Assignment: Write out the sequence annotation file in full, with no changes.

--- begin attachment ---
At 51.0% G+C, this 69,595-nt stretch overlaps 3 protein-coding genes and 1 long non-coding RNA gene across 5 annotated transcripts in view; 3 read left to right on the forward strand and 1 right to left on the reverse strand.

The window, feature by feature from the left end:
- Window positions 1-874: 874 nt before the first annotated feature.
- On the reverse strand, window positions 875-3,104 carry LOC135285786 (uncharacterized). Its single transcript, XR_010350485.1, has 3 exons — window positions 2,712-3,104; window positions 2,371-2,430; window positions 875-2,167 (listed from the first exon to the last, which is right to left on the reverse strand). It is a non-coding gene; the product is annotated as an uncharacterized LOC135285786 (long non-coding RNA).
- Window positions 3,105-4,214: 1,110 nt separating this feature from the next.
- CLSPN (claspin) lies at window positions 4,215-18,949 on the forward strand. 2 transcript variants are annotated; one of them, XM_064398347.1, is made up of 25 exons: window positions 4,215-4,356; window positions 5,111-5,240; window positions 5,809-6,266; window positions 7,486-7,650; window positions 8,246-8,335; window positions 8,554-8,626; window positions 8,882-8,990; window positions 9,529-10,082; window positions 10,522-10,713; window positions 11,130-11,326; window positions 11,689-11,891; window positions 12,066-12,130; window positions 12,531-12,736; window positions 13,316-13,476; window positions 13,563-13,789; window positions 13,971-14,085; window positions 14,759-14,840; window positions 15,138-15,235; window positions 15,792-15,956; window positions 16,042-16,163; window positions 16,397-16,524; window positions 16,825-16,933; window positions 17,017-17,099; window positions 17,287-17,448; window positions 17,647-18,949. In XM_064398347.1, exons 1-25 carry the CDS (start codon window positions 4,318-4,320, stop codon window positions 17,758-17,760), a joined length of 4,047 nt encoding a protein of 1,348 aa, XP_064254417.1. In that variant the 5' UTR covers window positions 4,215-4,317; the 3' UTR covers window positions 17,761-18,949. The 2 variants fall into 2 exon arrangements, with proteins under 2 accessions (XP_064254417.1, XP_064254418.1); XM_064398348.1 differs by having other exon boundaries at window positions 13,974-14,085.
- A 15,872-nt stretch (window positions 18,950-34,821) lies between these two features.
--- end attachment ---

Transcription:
At 51.0% G+C, this 69,595-nt stretch overlaps 3 protein-coding genes and 1 long non-coding RNA gene across 5 annotated transcripts in view; 3 read left to right on the forward strand and 1 right to left on the reverse strand.

The window, feature by feature from the left end:
- Window positions 1-874: 874 nt before the first annotated feature.
- On the reverse strand, window positions 875-3,104 carry LOC135285786 (uncharacterized). Its single transcript, XR_010350485.1, has 3 exons — window positions 2,712-3,104; window positions 2,371-2,430; window positions 875-2,167 (listed from the first exon to the last, which is right to left on the reverse strand). It is a non-coding gene; the product is annotated as an uncharacterized LOC135285786 (long non-coding RNA).
- Window positions 3,105-4,214: 1,110 nt separating this feature from the next.
- CLSPN (claspin) lies at window positions 4,215-18,949 on the forward strand. 2 transcript variants are annotated; one of them, XM_064398347.1, is made up of 25 exons: window positions 4,215-4,356; window positions 5,111-5,240; window positions 5,809-6,266; window positions 7,486-7,650; window positions 8,246-8,335; window positions 8,554-8,626; window positions 8,882-8,990; window positions 9,529-10,082; window positions 10,522-10,713; window positions 11,130-11,326; window positions 11,689-11,891; window positions 12,066-12,130; window positions 12,531-12,736; window positions 13,316-13,476; window positions 13,563-13,789; window positions 13,971-14,085; window positions 14,759-14,840; window positions 15,138-15,235; window positions 15,792-15,956; window positions 16,042-16,163; window positions 16,397-16,524; window positions 16,825-16,933; window positions 17,017-17,099; window positions 17,287-17,448; window positions 17,647-18,949. In XM_064398347.1, exons 1-25 carry the CDS (start codon window positions 4,318-4,320, stop codon window positions 17,758-17,760), a joined length of 4,047 nt encoding a protein of 1,348 aa, XP_064254417.1. In that variant the 5' UTR covers window positions 4,215-4,317; the 3' UTR covers window positions 17,761-18,949. The 2 variants fall into 2 exon arrangements, with proteins under 2 accessions (XP_064254417.1, XP_064254418.1); XM_064398348.1 differs by having other exon boundaries at window positions 13,974-14,085.
- A 15,872-nt stretch (window positions 18,950-34,821) lies between these two features.